Tag: world sf

The stories I wanted to read

- 20 comments

The stories I wanted to read

I’m ten, and voraciously reading–bespectacled, and a head shorter than everyone in class, good at maths and utterly oblivious to the fact that I’m different from everyone else (only later will I work out that the string of people asking me “where do you come from” are comparing me to a class that’s 99.99% white and Catholic, and where the next most diverse person is the lone Ashkenazi Jewish kid, who probably isn’t having a great time either). I take to Science Fiction and Fantasy [1] like a fish to water: people fleeing this world for another; the wonders of space and faraway history where magic is real–where a farmboy can rise to become king; where ordinary people can stop evil in its track; and where science is a force for good, and the future has everyone equal without questions of creed and race.

There are a few… wrong notes, though. I cannot help but notice that Tolkien’s heroes are basically Europeans; and that the Easterlings–yellow-skinned or swarthy–seem to be mostly fighting on the side of evil. I cannot help but notice that most of the cool things in the future seem to be happening to men; and that, for all the talk about appearances not mattering, most women seem to need to be blonde, and young, and beautiful; the dark-haired, yellow-skinned ones mostly seem to be left by the wayside or to be antagonists.

In the midst of this, Andre Norton’s Year of the Unicorn is a breath of fresh air. Gillan is dark-haired and more clever than pretty; and she waltzes through the book on (it seems to me) nothing more than sheer strength of will, and a stubborn refusal to be left behind, or to take anything at face value. When she does get left behind, she fights tooth and claw to find her husband; and make a place for herself in a world that doesn’t want her.

I love Gillan; and I reread the book over and over. It’s not, after all, so hard to see why.

There’s a lot of books in my reading that feature China, or some representation of the Far East–I read them all like I read invented worlds, because the China they depict is so out of touch with my family stories (I won’t say my family stories are all positive! Vietnam has… a complicated relationship with China)–surely they have to be about some kind of fictional China/Far East that doesn’t exist. They speak of martial arts and inscrutable, passive people awaiting to be saved; of some fount of mystical wisdom that awaits the traveller. I think fake!China must be some kind of faraway land invented by writers, because it cannot possibly be the real thing.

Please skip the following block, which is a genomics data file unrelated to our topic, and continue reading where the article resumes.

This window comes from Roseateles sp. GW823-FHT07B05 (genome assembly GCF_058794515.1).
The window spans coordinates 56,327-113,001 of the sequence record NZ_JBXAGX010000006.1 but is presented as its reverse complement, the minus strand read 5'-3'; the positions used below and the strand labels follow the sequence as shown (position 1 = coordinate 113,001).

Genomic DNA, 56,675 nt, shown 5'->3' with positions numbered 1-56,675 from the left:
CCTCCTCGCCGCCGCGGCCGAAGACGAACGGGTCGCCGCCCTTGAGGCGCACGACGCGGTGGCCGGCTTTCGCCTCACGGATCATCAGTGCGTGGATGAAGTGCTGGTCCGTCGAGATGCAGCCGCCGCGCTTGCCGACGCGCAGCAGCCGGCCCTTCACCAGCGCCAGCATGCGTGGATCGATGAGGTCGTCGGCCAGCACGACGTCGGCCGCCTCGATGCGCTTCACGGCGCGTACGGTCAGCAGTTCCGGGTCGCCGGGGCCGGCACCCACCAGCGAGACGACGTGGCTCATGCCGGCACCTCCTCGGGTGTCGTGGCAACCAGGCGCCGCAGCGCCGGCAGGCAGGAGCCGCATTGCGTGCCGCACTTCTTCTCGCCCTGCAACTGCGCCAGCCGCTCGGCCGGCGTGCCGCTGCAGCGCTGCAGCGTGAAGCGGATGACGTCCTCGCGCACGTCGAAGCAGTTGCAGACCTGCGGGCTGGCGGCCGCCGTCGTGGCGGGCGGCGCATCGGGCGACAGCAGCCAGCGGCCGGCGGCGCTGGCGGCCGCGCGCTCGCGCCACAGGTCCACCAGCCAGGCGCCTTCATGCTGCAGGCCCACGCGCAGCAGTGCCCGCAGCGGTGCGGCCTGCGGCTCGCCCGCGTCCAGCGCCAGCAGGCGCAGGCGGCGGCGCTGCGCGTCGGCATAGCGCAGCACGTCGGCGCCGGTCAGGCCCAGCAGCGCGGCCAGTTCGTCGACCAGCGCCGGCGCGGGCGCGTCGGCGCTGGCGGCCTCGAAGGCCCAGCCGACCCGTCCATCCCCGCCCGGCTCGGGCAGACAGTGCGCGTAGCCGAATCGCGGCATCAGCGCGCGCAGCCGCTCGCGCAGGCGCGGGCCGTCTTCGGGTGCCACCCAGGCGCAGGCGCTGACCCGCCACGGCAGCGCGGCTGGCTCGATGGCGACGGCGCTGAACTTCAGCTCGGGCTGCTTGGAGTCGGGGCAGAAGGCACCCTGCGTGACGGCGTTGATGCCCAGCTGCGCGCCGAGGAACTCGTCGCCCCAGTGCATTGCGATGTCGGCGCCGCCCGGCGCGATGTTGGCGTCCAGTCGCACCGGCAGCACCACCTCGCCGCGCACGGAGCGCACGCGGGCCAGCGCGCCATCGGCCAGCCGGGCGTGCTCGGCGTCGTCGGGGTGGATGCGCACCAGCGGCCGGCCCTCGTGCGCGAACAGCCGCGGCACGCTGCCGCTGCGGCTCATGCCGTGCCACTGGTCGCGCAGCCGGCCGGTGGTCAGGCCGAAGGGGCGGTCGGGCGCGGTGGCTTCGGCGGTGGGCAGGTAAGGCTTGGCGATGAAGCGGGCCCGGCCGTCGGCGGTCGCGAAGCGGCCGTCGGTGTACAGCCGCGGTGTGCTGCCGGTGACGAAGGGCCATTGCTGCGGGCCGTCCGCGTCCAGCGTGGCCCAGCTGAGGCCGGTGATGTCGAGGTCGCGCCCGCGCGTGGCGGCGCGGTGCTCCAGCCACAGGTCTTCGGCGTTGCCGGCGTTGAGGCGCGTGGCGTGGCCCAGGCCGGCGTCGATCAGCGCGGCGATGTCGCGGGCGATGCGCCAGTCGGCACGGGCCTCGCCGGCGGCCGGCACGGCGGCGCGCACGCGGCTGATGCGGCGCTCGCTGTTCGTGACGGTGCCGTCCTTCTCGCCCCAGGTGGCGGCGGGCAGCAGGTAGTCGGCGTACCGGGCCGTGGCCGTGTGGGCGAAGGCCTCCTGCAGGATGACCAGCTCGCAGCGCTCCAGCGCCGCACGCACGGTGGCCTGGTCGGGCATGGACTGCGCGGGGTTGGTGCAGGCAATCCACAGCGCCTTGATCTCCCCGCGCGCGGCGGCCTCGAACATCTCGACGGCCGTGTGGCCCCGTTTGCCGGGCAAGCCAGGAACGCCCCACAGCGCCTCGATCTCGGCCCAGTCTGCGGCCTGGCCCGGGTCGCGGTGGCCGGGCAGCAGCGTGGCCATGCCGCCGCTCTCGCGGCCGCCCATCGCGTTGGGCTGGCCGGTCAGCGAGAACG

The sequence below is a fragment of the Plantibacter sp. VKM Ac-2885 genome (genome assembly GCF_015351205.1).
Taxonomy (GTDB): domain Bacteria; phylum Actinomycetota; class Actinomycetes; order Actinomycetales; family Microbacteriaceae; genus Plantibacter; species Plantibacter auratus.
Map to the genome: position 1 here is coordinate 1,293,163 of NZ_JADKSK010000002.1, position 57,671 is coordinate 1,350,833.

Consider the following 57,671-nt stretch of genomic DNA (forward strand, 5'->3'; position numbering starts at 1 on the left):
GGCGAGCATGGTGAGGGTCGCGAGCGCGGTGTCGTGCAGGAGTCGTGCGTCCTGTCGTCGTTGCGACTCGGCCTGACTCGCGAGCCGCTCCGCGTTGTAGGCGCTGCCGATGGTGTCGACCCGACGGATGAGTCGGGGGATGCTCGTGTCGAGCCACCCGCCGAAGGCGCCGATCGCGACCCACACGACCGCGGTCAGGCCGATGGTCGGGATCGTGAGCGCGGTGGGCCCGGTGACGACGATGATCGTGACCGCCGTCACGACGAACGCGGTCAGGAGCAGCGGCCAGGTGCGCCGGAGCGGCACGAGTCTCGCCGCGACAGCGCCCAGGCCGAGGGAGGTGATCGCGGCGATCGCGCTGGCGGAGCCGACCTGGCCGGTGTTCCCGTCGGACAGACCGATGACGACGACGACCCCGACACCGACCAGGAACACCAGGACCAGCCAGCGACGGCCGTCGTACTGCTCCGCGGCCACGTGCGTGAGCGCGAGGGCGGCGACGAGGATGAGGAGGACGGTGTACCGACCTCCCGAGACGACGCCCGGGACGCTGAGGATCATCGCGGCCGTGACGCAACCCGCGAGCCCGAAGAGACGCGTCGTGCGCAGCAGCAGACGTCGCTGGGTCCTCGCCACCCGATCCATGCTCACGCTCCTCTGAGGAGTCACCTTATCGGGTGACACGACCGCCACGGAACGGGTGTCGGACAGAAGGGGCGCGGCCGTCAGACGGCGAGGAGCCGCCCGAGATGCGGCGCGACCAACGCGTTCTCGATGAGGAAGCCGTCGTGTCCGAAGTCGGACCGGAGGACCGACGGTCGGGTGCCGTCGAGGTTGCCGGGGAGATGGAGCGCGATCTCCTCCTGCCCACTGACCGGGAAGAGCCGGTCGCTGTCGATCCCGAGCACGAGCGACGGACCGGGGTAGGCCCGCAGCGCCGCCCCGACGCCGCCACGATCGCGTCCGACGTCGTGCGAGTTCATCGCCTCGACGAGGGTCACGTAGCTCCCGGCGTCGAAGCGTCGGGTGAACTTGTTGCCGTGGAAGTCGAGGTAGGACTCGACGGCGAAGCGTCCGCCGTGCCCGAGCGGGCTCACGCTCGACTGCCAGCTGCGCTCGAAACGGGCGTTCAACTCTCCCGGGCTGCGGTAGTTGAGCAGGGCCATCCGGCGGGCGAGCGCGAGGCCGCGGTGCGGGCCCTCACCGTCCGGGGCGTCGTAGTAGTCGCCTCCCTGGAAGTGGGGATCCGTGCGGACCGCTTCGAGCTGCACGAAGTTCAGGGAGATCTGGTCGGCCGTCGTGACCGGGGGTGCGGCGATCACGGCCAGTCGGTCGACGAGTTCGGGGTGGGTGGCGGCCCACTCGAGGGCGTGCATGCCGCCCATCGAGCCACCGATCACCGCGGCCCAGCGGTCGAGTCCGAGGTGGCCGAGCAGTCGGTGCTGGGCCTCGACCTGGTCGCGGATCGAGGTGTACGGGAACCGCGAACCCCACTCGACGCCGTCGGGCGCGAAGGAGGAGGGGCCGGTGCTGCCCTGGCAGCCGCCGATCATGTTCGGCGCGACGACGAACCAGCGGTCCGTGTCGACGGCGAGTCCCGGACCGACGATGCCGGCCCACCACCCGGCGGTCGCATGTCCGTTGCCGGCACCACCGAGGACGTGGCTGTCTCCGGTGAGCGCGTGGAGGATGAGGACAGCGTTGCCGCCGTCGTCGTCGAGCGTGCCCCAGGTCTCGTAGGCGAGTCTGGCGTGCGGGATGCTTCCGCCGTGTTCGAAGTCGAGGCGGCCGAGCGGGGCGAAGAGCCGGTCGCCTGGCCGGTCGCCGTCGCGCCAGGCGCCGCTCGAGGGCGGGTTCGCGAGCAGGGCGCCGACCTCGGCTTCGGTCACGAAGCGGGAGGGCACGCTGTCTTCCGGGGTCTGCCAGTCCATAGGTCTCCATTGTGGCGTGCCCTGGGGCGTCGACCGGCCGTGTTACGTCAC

I’m in my twenties, and I still love maths, and work to make a living out of it. I discover the American Library in Paris, and discover Le Guin; and it’s like a revelation: SF doesn’t have to be about equations and maths. The SF that speaks to me is about people in the future, about their interactions with technology and with each other; but I’m less interested in whether the technology is feasible. I design feasible technology for a living; and books that strongly focus on this as an element remind me too much of my day job.

As I’m checking out all the Le Guin books ever written from the library, I read The Word for World is Forest. Many, many years later, someone tells me that it’s an allegory of the Vietnam War. I blink, because I know all about the Vietnam War; because it’s shaped my entire childhood; and this isn’t the image that I have. My Vietnam War involves pain and heartache and displacement, and massive family upheavals–not this odd (though good) story about colonists savagely exploiting an alien species, and the natives rising up against them. I realise, then, that there are always several sides to a story; and that not all stories are given the same precedence.

I start writing. I have a master’s degree in science, and general knowledge of physics and electronics; and yet I still do not feel confident that I can write science fiction. I have this image–propagated through books and discussions on forums–that true science fiction is rigorous scientific extrapolation (whether that science is mathematics or anthropology), and I feel I don’t have the credentials for any of this. It will take me many, many years to understand that this set of expectations is stifling and silencing me; and that I’m my own worst enemy, telling myself not to write because I’m not good enough. That I’m far from being the only one in this position or with this experience–that definitions of “proper SF” can end up being a cage for writers and readers alike, an excuse to dismiss everything that doesn’t seem to conform.